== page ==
Wednesday, October 02, 2013

Boxes and labels

Why do we put people in boxes?

Why do we label people without even knowing them?

Why do we rush to judgments before giving someone a chance?

Why do we make assumptions when we don't know the whole story?

These questions ran through my mind this morning while working with law enforcement on some identification training. You might think after 4.5 years and hundreds of officers trained that I would be used to the comments and the expression of surprise, but it never ceases to amaze and amuse me.

Generally, I get one of four responses, though the actual words may differ slightly....

"You look young, you sound even younger and you're a girl...what could you possibly know about heavy equipment?"

"No one as pretty and sweet as you should be in this line of work."

"You are a woman in a man's world. You must just be the secretary. Move over and let me talk to your boss."

"Are you married?"

These labels are applied when someone first calls for help and are shocked to hear a woman's voice. Or I hear these comments when I'm out delivering training. My reaction is always amusement. I actually enjoy shocking these people. I feel comfortable with my job and while I don't know everything about backhoes and bulldozers, I do know enough to do my job well. And I know who to ask when my knowledge fails me. I take pleasure in shocking them because I want them to reconsider their labels and perhaps next time they won't be so quick to label someone. At least that's my hope.

But today I was struck with a little sadness about the way we label people when we don't even know them. Perhaps we use a tiny bit of information to form a judgment that often ends up inaccurate. It's especially dangerous if our labels close us off from truly getting to know someone or allowing them out of the box that we put them in. Maybe labels are a way for our brains to process. Maybe we need boxes to help us make sense of life and the overwhelming amount of information that floods us. Maybe. But we still need to hold those labels and boxes loosely and allow people to be who they really are, not who our labels say they should be.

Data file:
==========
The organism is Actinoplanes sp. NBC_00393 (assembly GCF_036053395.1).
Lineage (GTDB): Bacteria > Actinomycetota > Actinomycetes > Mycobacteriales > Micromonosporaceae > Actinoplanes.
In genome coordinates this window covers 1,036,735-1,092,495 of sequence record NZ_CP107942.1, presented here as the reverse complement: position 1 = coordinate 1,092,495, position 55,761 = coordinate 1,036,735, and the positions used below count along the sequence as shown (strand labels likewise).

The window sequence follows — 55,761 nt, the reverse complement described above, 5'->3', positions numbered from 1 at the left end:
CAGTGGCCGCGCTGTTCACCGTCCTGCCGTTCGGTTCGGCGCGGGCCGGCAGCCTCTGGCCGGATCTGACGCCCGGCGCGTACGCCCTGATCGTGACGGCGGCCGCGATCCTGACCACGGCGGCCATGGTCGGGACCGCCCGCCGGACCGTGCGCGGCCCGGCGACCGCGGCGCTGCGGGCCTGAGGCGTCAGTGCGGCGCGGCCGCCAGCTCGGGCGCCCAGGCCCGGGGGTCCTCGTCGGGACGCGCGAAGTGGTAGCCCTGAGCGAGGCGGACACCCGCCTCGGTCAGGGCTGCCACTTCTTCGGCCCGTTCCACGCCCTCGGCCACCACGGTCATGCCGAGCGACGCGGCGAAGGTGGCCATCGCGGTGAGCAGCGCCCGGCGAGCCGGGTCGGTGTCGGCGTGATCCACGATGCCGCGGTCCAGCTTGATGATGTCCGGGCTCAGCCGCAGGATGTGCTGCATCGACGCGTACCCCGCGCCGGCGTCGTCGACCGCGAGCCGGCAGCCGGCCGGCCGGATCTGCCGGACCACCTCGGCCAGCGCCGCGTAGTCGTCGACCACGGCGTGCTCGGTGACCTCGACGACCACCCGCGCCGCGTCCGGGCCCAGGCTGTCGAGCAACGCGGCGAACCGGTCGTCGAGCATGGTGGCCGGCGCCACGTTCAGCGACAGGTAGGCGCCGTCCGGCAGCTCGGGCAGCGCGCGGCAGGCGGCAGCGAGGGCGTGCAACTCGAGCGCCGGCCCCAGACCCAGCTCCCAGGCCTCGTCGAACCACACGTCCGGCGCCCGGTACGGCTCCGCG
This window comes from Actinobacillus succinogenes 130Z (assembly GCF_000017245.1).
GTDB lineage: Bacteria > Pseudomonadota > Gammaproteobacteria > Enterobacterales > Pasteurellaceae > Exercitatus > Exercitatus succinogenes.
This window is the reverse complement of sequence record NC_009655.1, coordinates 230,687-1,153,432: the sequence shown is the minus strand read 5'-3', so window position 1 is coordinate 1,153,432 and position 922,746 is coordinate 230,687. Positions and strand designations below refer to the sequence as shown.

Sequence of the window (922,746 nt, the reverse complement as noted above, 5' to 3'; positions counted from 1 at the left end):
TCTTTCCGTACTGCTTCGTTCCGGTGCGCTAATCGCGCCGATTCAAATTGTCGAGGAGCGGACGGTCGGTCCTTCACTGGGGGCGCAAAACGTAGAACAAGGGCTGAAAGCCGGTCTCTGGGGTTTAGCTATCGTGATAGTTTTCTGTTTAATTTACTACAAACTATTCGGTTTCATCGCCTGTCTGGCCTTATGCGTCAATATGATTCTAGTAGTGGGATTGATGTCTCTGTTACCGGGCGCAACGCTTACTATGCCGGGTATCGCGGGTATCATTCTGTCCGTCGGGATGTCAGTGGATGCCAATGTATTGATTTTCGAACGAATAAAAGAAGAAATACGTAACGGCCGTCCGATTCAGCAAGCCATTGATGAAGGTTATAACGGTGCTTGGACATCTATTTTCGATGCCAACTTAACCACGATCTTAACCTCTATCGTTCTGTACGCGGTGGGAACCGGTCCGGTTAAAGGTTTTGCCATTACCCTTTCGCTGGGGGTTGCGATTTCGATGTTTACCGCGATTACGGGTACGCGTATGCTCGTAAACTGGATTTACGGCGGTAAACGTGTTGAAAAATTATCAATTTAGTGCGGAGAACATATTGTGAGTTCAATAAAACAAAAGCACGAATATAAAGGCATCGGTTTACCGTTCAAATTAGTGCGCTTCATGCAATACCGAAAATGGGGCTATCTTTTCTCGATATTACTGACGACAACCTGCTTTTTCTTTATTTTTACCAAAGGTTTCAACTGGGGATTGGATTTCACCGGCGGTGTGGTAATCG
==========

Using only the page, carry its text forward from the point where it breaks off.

Let me challenge us today to not get stuck on labels. Don't focus on the box. Just give people permission to be themselves.

Yes I'm a woman who knows heavy equipment and even enjoys talking about machines.
Yes I get excited when I see big machines at work doing cool stuff and I don't mind slowing down for road construction because it gives me a chance to watch.
Yes I can tell you how to identify machines and where to find components.
Yes I am young and sound even younger on the phone but you might want to add a decade when you guess my age.
But I'm also a woman who loves working with kids and will cry when I see them loving Jesus with such innocent faith. I enjoy public speaking and teaching but also want to know an individual's story. I will watch the occasional chick flick but prefer a good sports movie. I'm more comfortable discussing theology and the Bible than corporate politics and wish I had more Bible/faith conversations. I love to write...anything from stories to poems to devotionals and Bible studies but sometimes struggle to find the right words during important conversations. I'd rather throw a frisbee or take a walk than go shopping. Actually there's a long list of things I'd choose to do rather than have to go shopping.
My point is that I'm a mix of interests and hobbies and skills and even some drama. :)

If you find a label for that, let me know. The most common one I hear is "weird" and I'm okay with that because I'm okay with being me. Let's be okay with letting people be themselves. It'll save us all a lot of headaches.

In the meantime I'm going to keep breaking the mold and creating shock among police officers.

3 comments:

Mom said...

That's my girl!!!!!

Anonymous said...

Did you grow up playing with Toy Trucks or did you gain your appreciation of heavy machinery later in life?

Holly Sutton said...

I played with toy trucks sometimes with my brothers. Most of my appreciation for heavy equipment came after grad school though. :)